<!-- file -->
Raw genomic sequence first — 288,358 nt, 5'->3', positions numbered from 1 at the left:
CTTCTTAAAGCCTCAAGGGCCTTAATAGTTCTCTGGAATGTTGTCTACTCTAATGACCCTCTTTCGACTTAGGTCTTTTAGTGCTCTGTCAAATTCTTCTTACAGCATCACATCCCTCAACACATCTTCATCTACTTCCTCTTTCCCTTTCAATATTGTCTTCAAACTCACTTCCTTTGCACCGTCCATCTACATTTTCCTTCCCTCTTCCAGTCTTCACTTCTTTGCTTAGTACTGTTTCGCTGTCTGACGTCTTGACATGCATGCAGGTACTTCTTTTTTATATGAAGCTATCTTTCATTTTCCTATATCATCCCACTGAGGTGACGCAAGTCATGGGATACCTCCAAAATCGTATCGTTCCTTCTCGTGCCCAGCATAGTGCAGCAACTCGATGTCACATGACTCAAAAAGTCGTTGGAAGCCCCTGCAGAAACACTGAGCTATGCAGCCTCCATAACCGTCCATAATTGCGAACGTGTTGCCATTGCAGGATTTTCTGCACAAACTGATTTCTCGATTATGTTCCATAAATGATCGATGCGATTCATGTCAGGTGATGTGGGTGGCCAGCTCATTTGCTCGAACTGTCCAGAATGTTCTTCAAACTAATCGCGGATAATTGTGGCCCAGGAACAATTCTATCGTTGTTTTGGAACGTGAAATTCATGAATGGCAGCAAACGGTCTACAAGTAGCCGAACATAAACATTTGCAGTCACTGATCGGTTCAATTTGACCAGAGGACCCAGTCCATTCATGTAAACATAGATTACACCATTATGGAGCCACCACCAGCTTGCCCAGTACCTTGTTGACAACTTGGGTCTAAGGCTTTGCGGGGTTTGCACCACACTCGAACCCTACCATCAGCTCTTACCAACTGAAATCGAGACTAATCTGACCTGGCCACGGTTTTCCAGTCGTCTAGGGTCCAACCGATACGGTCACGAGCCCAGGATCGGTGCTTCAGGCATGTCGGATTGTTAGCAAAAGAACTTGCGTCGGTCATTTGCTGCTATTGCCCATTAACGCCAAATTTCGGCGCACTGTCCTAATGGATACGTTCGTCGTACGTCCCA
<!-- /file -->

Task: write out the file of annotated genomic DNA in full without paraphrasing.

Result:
Raw genomic sequence first — 288,358 nt, 5'->3', positions numbered from 1 at the left:
CTTCTTAAAGCCTCAAGGGCCTTAATAGTTCTCTGGAATGTTGTCTACTCTAATGACCCTCTTTCGACTTAGGTCTTTTAGTGCTCTGTCAAATTCTTCTTACAGCATCACATCCCTCAACACATCTTCATCTACTTCCTCTTTCCCTTTCAATATTGTCTTCAAACTCACTTCCTTTGCACCGTCCATCTACATTTTCCTTCCCTCTTCCAGTCTTCACTTCTTTGCTTAGTACTGTTTCGCTGTCTGACGTCTTGACATGCATGCAGGTACTTCTTTTTTATATGAAGCTATCTTTCATTTTCCTATATCATCCCACTGAGGTGACGCAAGTCATGGGATACCTCCAAAATCGTATCGTTCCTTCTCGTGCCCAGCATAGTGCAGCAACTCGATGTCACATGACTCAAAAAGTCGTTGGAAGCCCCTGCAGAAACACTGAGCTATGCAGCCTCCATAACCGTCCATAATTGCGAACGTGTTGCCATTGCAGGATTTTCTGCACAAACTGATTTCTCGATTATGTTCCATAAATGATCGATGCGATTCATGTCAGGTGATGTGGGTGGCCAGCTCATTTGCTCGAACTGTCCAGAATGTTCTTCAAACTAATCGCGGATAATTGTGGCCCAGGAACAATTCTATCGTTGTTTTGGAACGTGAAATTCATGAATGGCAGCAAACGGTCTACAAGTAGCCGAACATAAACATTTGCAGTCACTGATCGGTTCAATTTGACCAGAGGACCCAGTCCATTCATGTAAACATAGATTACACCATTATGGAGCCACCACCAGCTTGCCCAGTACCTTGTTGACAACTTGGGTCTAAGGCTTTGCGGGGTTTGCACCACACTCGAACCCTACCATCAGCTCTTACCAACTGAAATCGAGACTAATCTGACCTGGCCACGGTTTTCCAGTCGTCTAGGGTCCAACCGATACGGTCACGAGCCCAGGATCGGTGCTTCAGGCATGTCGGATTGTTAGCAAAAGAACTTGCGTCGGTCATTTGCTGCTATTGCCCATTAACGCCAAATTTCGGCGCACTGTCCTAATGGATACGTTCGTCGTACGTCCCA